The Birmingham Evening Mail decided to put A-levels to the test by sending one of its own reporters back to school.
editor Diane Parkes returned to the school where she studied, Queen
Mary’s High in Walsall, to retake an English Literature A-level.
37-year-old reporter had gained an ‘A’ grade when she first took the
exam in 1986 – and matched it with an ‘A’ grade this time around.
year the A-level results come out and every year all these stuffed
shirts who haven’t sat an exam in decades claim they are easier,” said
Parkes. “I thought the best way to really find out was to actually sit
She crammed the course into nine months of home study, spending holidays reading the texts and weekends doing test essays.
“It was a lot of work for one feature,” she said. “But I think it was worth the effort, as it actually allowed us to test the system rather than just talk about it.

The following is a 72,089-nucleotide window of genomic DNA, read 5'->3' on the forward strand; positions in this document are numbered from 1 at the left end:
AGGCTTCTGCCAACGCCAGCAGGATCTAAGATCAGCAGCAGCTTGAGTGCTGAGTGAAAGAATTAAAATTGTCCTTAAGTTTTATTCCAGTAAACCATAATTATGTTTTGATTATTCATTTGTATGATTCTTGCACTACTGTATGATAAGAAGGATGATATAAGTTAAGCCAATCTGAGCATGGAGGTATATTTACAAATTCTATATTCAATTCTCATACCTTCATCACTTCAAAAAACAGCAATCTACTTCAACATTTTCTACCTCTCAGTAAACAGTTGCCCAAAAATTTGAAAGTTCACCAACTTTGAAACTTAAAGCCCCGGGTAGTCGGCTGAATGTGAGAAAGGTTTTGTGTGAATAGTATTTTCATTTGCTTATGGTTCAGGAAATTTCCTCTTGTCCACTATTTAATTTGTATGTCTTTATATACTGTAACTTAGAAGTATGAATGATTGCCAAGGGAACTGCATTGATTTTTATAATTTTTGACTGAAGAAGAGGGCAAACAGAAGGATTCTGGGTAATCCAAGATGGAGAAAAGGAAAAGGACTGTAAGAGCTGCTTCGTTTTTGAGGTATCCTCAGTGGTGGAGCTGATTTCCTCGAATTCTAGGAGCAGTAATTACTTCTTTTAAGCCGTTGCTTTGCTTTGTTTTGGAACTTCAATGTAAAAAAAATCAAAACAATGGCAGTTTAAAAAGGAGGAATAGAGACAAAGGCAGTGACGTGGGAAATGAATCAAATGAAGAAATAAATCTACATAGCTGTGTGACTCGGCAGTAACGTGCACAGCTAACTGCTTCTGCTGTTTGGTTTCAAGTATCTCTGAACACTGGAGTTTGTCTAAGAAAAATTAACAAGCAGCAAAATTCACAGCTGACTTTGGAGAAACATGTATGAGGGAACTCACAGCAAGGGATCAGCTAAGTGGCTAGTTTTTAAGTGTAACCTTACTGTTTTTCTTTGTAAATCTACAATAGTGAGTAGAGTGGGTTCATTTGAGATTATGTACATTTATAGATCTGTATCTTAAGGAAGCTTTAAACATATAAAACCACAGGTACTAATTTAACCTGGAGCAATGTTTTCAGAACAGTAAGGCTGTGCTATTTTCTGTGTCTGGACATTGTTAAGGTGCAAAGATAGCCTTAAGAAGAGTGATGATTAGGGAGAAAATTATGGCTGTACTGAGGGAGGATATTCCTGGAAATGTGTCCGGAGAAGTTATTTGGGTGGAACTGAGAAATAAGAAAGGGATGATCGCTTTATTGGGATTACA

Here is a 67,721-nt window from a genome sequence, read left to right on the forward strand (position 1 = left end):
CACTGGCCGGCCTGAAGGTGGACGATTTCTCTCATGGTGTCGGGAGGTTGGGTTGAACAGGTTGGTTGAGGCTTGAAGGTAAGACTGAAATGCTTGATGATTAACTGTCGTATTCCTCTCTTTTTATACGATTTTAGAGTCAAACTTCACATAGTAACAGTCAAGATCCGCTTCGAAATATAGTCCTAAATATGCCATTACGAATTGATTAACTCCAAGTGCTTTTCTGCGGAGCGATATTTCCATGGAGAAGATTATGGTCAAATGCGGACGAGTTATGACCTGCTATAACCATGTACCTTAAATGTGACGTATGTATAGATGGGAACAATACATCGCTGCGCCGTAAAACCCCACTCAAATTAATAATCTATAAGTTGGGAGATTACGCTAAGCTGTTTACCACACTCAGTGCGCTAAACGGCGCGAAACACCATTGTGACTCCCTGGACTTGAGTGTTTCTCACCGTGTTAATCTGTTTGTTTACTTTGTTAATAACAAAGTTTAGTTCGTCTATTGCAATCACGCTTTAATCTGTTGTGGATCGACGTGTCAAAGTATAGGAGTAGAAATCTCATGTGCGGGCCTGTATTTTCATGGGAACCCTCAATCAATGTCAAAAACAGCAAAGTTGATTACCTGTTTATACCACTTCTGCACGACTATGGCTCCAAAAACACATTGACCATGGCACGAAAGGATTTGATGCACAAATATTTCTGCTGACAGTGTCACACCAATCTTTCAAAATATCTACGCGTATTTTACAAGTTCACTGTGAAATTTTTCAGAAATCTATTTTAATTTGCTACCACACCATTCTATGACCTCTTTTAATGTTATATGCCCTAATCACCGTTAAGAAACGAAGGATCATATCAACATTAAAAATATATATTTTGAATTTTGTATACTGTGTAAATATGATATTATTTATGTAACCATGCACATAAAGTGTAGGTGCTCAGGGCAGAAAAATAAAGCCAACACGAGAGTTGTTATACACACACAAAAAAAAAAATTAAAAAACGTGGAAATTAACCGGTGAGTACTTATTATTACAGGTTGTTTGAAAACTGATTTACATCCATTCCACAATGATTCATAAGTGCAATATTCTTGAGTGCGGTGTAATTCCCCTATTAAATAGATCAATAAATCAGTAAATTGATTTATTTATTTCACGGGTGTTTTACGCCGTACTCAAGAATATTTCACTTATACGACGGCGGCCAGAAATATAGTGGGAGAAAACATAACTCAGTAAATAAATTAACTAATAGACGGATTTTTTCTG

alongside all those nervous 18-year-olds in my old school hall was a
strange experience and it was weird having no one to compare answers
with. Even though the result didn’t matter, I was still nervous as hell
when I went to pick up my grades from the school.”
verdict? “This English Literature exam certainly wasn’t any easier than
the one I took 19 years ago, but if you know the system there are ways
of improving your grade.”